Saving Steven

Steven? Steven. You need to move! Steven, you need to move!

I couldn’t stop my heart from aching as I watched this older man speak to his son in the waiting room. He rocked back and forth and shifted impatiently and uncomfortably in the wheelchair that was made for someone half his size. His right leg dragged across the ground thanks to his mangled foot rest as he eagerly tried to save his son from falling out the window.

The despair and longing in this man’s voice went through me like a bolt of lightning. I wanted to do everything in my power to help him.

I wanted to save Steven.

Only thing is, there was no Steven. There wasn’t even a window.

Instead, there was a blank, beige wall that bordered the sterile, hot, doctor’s office.

There was also a woman.

A woman whose head was buried in her iPhone.

Because I’ve worked in health care for so long in many different areas, doing many different things, I could tell this woman was a companion, hired by an agency to escort this cognitively impaired man to his appointments. This woman’s job was to care for this man while they are on outings together.

Her job was to make him feel safe and secure. To redirect him in positive and meaningful ways when he needed it.

This woman was NOT hired to do the following:

Man: *looking directly at the blank wall in front of him* Steven? Steven! You need to move! Steven, you need to move!

Companion: *staring at her phone, clearly annoyed* There’s no one there! Who is Steven?!

Man: My son. I’m talking to my son.

Companion: There’s no one over there!

Man: *perturbed, getting restless. Wants to stand up NOW* Yes, there is. He’s standing over there by the window. Steven, get down! You’re going to fall!

Companion: There isn’t even a window over there!

Man: *points to wall, even more agitated* Yes there is. It’s right next to the refrigerator.

Companion: There’s no one over there!

This negative interaction caused this man so much angst that he began to rock back and forth in his wheelchair. He attempted to stand up and save his son three more times as he was scolded by his companion some more.

“Don’t you dare get up!”

It was clear that this man’s short-term memory was extremely impaired but also clear that he knew his companion’s face was the only familiar face in the room.

How he must have felt when every time he looked to that familiar face for some solace, he was met with cold, rude, remarks that left him feeling anxious, alone and helpless.

The thing is…

When it comes to reality, it doesn’t matter if you suffer from a cognitive impairment or not. Everyone’s reality is THEIR reality. Just because no one else could see Steven doesn’t mean he wasn’t there. To this man, Steven was there. And he needed help before he fell out the window and plunged to his death.

You telling me the sky isn’t blue is exactly the same as this man’s companion telling him that Steven and the window did not exist. I KNOW the sky is blue and there’s nothing you can say to me to convince me otherwise. If you keep telling me it’s not blue, I’m going to feel uncomfortable, anxious, and frustrated.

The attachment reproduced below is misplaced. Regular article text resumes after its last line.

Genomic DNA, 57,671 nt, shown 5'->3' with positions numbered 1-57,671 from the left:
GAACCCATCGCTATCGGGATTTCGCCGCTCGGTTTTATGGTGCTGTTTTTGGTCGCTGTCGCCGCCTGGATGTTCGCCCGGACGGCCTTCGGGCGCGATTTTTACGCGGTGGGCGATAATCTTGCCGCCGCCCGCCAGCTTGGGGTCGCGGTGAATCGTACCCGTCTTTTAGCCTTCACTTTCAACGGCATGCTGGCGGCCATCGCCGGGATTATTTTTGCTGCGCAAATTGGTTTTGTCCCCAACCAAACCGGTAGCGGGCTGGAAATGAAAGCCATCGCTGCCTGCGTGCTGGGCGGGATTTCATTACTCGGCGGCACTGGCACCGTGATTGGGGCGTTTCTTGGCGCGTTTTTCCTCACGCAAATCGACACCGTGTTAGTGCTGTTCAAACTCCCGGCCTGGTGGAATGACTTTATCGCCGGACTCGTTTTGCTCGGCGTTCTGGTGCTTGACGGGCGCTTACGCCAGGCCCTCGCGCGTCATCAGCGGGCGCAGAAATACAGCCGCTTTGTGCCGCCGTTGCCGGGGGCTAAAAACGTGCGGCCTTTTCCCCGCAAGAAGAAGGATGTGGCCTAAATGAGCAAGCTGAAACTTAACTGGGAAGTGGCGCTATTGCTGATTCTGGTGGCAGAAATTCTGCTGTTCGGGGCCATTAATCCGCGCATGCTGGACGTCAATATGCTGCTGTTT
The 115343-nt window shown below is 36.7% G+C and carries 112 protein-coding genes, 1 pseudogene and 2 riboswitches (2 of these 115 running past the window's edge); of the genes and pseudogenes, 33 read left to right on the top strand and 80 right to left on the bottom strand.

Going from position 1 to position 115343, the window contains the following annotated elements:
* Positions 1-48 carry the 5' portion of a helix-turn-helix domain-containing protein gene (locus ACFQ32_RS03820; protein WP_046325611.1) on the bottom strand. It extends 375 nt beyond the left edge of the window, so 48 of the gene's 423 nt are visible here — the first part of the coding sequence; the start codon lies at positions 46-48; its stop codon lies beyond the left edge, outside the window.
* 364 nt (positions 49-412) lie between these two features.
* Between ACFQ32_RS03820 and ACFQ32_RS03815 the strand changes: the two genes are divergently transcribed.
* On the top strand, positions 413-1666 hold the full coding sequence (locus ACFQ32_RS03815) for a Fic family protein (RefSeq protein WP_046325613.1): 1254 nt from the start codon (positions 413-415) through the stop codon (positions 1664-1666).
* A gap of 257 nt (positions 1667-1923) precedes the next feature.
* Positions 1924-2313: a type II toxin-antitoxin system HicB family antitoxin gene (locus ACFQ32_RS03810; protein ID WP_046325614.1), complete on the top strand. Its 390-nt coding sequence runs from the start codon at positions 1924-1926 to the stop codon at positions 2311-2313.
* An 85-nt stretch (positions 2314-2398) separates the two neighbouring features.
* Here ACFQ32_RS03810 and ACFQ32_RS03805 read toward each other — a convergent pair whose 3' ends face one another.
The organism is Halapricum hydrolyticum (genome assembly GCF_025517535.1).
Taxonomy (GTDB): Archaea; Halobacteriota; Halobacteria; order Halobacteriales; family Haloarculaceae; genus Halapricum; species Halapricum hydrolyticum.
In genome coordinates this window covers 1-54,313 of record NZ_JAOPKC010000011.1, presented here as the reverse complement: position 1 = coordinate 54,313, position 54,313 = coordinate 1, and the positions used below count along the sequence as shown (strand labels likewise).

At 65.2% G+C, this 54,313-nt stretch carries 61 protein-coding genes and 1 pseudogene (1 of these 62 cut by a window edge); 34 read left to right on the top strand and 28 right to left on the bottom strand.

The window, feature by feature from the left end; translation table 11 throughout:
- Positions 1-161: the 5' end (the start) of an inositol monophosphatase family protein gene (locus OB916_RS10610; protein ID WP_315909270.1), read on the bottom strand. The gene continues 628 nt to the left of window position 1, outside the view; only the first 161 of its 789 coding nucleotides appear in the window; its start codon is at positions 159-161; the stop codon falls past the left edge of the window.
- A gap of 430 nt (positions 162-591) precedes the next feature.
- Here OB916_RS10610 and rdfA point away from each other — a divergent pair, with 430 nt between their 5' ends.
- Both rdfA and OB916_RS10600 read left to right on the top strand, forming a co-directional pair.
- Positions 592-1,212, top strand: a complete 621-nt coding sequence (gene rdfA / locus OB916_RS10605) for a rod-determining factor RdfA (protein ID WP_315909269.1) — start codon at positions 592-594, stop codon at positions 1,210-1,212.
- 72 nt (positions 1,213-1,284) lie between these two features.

The last thing someone with cognitive impairment needs is someone to tell them that what they’re seeing and experiencing is wrong, ridiculous, and non-existent. As a caregiver or anyone who has a loved one with cognitive impairment, this will NEVER end in your favor. You will always be creating more work and frustration for yourself by not doing this one little thing…

Going on the journey.

This is a term we love to use in healthcare, mainly with people who have been diagnosed with Alzheimer’s and other forms of Dementia.

So, what does it mean to “go on the journey?”

Going on the journey with a cognitively impaired individual is no different than playing pretend with a child and I don’t mean this in a demeaning way whatsoever.

 If your child thinks there is a castle made of candy, protected by a fire breathing dragon in your backyard, what do you do?

You grab the rake and trash can lid and use them as the most gallant sword and shield because THAT is what is in your child’s best interest.

I am not suggesting you treat adults with cognitive impairment as if they are children. I am suggesting that you either “play along” or redirect them, depending on the situation.

Take the story of Teddy for example…

Teddy (name has been changed), 40 years old, diagnosed with a traumatic brain injury and schizophrenia at the age of 15. Lives with his sister who is his primary caretaker. Every single morning, Teddy waits outside for Lebron James to pick him up.

Of course, King James never shows but this does not stop Teddy from waiting for him day after day after day.

Teddy wakes up every single morning, excited as ever and greets his sister.

“I’ll be outside. Lebron is coming to get me in his Lamborghini.”

Now, Teddy’s sister could very well respond to Teddy the way the companion responded to her client in the waiting room.

Luckily, Teddy’s sister learned early on that not going on the journey with Teddy is a colossal mistake.


Teddy: Good morning, sis. I’m gonna go smoke on the steps and wait for Lebron. He’s coming to pick me up today so we can go to a basketball game.

Sister: What are you talking about? Lebron is not coming here.

Teddy: *grows extremely agitated* Yes he is! He just called me and told me to wait outside!

Sister: No, he didn’t. Lebron James doesn’t even have your phone number. Why would he even know who you are? You’re not going outside.

Teddy: *EXTREMELY ANGRY* YES I AM! He’s coming in his Lamborghini and we’re going to a game!

Sister: Teddy! Get back in your room! Lebron is not coming here! He’s never coming here! It’s all in your head.

Teddy: *slams the door, runs outside, disappears*

Sister: *on the phone with the police and his case-worker* Teddy ran away again. I need help.


Teddy: Good morning, sis. I’m gonna go smoke on the steps and wait for Lebron. He’s coming to pick me up today so we can go to a basketball game.

Sister: Wow, that sounds like fun. I talked to Lebron earlier and he said to make sure you have some breakfast before you go so why don’t you sit at the table and I’ll make you some waffles?